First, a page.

Interface configuration files control the software interfaces for individual network devices.
As the system boots, it uses these files to determine what interfaces to bring up and how to configure them.
These files are usually named ifcfg-<name>, where <name> refers to the name of the device that the configuration file controls.
Because each device has its own configuration file, an administrator can control how each interface functions individually.
Configure Network Interface Settings
You can configure network interface by editing configuration files stored in
Lets configure the first network interface eth0. Edit the interface configuration file.
# vi /etc/sysconfig/network-scripts/ifcfg-eth0
Append/Modify as follows:
For a system using a Static IP Address
eth0" BOOTPROTO="none" ONBOOT="yes" IPADDR="
For a system using a DHCP
DEVICE="eth0" BOOTPROTO="dhcp" ONBOOT="yes"
|DEVICE=<name>||Name of the physical device|
|BOOTPROTO=<none|bootp|dhco>||Protocol to use.
none – No boot-time protocol should be used
bootp – The BOOTP protocol should be used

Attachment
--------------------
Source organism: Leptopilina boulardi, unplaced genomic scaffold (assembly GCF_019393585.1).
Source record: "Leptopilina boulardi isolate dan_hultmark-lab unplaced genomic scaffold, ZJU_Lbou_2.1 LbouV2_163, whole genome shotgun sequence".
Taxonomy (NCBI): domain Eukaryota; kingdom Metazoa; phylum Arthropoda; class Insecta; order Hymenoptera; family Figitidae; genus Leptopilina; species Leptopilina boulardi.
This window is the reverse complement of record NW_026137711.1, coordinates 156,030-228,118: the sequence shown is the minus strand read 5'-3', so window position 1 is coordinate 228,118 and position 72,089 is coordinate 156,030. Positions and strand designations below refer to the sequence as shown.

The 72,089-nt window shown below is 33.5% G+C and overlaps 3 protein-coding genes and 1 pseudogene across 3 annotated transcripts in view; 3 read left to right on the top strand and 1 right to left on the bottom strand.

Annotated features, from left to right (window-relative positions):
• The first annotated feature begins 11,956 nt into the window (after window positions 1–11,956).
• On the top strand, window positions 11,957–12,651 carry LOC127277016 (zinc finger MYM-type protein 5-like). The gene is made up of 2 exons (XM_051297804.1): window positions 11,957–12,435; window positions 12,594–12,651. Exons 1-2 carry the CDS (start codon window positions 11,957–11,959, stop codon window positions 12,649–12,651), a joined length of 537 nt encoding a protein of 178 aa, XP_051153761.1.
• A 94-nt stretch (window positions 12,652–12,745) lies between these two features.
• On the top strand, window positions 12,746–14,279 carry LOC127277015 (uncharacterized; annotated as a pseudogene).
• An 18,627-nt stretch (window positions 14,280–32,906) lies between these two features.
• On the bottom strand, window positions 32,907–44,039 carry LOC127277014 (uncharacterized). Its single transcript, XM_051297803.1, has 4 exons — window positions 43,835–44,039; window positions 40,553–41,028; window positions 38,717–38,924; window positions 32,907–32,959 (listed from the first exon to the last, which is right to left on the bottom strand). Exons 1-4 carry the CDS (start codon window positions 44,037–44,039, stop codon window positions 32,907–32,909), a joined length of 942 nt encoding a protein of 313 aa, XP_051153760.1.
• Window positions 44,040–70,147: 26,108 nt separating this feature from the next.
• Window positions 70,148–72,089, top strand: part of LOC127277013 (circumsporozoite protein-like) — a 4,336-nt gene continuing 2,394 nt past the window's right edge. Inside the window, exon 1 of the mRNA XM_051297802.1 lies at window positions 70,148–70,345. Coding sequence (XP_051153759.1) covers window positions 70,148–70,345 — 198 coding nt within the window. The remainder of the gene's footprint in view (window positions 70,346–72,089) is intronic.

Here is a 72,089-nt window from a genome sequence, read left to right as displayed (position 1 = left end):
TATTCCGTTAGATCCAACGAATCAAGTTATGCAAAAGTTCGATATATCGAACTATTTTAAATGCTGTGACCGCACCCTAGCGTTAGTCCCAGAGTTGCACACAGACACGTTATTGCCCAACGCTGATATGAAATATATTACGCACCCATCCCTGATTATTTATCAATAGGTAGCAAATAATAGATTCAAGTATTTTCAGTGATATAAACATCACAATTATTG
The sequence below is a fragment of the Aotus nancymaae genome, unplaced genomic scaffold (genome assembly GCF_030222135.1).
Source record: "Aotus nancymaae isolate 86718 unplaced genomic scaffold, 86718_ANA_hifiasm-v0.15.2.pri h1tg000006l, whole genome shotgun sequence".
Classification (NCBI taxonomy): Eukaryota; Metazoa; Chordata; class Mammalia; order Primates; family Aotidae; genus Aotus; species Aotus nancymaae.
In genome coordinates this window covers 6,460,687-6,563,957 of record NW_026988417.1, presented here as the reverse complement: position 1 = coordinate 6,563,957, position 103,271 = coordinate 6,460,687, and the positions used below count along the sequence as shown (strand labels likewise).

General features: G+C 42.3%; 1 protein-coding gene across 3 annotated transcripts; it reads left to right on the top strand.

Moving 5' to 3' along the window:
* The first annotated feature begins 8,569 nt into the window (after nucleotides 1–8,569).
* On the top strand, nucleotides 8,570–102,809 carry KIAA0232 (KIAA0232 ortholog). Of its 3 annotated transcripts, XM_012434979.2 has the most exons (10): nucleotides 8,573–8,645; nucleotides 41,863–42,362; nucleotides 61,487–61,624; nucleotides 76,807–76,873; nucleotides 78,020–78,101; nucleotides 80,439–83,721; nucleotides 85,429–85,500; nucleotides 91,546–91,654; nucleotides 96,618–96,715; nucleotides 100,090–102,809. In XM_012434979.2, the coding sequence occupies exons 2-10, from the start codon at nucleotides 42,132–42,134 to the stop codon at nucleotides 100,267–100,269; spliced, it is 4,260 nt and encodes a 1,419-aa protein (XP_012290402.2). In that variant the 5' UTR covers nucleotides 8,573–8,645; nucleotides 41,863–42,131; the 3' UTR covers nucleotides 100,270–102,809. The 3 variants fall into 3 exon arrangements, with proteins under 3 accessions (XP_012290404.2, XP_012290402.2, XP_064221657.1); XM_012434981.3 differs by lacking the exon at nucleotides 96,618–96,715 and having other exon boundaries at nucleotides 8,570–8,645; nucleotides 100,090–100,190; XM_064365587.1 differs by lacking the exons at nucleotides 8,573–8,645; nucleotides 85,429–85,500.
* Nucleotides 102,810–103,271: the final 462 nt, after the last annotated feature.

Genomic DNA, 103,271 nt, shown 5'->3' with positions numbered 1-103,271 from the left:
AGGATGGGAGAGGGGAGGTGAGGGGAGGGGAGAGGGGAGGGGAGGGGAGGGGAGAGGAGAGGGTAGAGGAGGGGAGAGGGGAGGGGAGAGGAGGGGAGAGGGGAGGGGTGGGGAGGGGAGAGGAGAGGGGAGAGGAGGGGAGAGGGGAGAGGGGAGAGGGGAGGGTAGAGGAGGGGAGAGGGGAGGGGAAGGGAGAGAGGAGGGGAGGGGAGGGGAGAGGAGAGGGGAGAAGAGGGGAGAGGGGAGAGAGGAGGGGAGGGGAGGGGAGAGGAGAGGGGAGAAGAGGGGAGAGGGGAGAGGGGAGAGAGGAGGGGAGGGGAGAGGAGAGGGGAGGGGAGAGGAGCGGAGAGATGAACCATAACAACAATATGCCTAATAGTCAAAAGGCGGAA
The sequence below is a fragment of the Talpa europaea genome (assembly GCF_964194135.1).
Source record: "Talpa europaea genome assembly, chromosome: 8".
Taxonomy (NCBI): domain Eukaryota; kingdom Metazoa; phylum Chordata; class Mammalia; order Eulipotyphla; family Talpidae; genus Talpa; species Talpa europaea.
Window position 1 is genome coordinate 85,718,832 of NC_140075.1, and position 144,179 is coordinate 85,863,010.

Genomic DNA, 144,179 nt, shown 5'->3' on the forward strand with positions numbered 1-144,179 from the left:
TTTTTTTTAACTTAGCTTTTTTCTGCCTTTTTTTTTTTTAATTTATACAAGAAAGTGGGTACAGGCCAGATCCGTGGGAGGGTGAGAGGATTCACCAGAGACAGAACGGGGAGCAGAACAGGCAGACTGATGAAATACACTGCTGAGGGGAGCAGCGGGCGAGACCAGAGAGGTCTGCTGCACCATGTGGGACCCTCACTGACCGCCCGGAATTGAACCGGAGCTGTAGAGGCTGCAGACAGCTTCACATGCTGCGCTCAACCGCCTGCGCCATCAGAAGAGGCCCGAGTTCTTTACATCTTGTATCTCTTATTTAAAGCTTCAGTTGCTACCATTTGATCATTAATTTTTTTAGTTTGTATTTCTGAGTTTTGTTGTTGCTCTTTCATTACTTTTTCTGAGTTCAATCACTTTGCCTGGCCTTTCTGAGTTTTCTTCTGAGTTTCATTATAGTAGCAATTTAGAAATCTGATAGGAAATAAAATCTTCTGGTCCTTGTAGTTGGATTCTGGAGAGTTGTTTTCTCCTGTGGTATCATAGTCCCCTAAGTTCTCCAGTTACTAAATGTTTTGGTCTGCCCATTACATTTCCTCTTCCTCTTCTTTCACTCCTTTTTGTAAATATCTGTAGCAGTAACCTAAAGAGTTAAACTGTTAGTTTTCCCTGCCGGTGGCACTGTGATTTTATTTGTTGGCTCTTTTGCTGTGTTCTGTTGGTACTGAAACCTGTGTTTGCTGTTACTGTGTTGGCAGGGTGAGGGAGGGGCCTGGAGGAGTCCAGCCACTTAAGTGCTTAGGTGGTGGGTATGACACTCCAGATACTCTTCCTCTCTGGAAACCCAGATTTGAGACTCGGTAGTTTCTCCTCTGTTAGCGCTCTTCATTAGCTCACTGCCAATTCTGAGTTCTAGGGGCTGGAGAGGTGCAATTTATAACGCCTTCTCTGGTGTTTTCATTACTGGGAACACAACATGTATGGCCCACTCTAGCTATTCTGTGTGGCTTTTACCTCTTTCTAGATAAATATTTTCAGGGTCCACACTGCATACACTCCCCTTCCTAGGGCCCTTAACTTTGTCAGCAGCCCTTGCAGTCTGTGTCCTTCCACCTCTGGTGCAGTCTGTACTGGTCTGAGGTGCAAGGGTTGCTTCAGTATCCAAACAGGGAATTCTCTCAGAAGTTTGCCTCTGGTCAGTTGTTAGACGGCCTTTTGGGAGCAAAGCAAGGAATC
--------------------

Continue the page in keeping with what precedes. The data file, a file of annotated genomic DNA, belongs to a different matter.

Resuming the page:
dhcp – The DHCP protocol should be used
|ONBOOT=<yes|no>||Should the device be activated at boot-time|
|GATEWAY=<address>||Gateway IP address|
Edit the main network configuration file:
# vi /etc/sysconfig/network
Append the following settings:
# /etc/init.d/network restart
If the modifying of the file
/etc/sysconfig/network is not needed, then you can restart only the interface:
# ifdown eth0 && ifup eth0
Configure DNS settings
Edit ‘resolv.conf’ file:
# vi /etc/resolv.conf
Append your DNS servers:
nameserver 192.168.1.2 nameserver 192.168.1.3
If you don’t have private DNS servers, you can pick them from a list of Free Fast Public DNS Servers
Test Your Settings
Check if the Gateway is reachable:
# ping 192.168.1.1
Check if the Public IPs are reachable:
# ping 18.104.22.168
Check if DNS works:
# nslookup google.com